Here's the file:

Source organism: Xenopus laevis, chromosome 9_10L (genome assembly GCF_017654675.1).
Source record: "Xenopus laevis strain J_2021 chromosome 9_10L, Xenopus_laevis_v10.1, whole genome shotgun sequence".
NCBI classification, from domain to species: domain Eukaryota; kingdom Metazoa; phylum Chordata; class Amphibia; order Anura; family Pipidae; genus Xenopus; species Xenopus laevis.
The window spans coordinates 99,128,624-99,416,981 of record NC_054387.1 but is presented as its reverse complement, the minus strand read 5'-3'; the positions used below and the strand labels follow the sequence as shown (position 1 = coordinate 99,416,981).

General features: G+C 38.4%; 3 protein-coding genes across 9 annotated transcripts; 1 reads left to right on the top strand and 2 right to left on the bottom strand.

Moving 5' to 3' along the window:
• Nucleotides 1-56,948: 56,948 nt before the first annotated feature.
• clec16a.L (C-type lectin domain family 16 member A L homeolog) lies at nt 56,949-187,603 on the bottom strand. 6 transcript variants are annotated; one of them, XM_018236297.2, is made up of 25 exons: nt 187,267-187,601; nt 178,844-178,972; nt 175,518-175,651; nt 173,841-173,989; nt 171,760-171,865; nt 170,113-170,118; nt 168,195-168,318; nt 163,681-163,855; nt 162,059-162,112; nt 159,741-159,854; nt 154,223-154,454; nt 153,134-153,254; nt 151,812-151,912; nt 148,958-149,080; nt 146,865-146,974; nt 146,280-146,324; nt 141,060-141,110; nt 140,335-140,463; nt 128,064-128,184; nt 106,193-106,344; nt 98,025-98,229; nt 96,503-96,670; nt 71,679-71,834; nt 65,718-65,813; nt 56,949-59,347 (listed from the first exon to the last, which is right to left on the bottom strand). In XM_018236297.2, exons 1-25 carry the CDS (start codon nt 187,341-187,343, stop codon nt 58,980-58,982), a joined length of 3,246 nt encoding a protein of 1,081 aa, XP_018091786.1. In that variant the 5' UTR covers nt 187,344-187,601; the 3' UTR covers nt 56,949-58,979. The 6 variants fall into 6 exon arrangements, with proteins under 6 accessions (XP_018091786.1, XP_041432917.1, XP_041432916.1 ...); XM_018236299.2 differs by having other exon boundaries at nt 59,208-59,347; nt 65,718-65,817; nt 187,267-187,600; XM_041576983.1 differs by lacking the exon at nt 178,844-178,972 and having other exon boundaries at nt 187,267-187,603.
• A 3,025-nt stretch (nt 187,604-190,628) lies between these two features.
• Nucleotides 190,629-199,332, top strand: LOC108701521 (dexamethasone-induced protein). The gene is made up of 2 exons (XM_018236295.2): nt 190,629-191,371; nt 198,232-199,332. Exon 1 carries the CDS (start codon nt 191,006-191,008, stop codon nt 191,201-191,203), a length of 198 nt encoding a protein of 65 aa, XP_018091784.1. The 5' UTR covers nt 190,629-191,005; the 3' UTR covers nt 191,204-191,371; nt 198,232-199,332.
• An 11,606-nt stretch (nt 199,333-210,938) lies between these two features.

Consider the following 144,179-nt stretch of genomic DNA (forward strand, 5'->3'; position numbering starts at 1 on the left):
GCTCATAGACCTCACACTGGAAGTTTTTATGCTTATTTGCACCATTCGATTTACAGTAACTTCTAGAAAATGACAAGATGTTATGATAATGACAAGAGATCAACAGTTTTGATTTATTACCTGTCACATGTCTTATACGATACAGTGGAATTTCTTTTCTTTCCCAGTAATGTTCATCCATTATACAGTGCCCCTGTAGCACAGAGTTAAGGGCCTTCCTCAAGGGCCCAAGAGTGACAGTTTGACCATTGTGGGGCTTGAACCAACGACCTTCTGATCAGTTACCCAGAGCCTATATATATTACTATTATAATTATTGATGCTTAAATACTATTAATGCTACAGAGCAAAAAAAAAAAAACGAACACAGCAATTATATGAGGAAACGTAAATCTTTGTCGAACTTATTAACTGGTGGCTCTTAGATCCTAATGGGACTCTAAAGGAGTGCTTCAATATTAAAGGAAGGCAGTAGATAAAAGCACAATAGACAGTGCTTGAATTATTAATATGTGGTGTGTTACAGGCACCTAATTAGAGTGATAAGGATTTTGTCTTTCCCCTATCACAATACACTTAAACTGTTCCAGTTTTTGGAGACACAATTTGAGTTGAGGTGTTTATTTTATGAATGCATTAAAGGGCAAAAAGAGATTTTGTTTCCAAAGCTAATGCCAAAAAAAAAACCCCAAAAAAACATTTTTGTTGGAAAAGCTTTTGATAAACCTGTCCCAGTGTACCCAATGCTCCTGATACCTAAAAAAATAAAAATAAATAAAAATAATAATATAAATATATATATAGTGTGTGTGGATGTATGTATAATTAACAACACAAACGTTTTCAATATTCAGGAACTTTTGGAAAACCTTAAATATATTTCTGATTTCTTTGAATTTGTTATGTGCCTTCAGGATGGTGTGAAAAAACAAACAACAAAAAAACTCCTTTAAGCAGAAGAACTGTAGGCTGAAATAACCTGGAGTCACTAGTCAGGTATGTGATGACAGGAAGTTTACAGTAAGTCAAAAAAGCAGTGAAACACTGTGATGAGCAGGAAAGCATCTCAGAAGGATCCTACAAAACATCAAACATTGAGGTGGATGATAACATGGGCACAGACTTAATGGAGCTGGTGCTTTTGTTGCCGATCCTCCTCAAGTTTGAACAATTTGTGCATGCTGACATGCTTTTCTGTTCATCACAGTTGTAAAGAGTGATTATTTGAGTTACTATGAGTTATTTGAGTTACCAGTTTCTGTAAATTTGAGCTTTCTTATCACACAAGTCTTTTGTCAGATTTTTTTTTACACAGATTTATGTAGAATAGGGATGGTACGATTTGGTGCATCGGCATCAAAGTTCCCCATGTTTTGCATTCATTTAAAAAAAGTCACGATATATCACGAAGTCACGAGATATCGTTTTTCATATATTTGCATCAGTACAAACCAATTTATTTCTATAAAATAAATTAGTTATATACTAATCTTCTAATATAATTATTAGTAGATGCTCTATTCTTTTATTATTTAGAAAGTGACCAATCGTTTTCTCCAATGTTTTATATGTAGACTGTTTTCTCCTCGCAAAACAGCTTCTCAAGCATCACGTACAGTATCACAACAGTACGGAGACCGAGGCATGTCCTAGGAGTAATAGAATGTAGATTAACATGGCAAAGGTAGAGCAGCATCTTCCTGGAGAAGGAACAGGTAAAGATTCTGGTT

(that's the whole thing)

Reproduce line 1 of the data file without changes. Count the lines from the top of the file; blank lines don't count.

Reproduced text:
Source organism: Xenopus laevis, chromosome 9_10L (genome assembly GCF_017654675.1).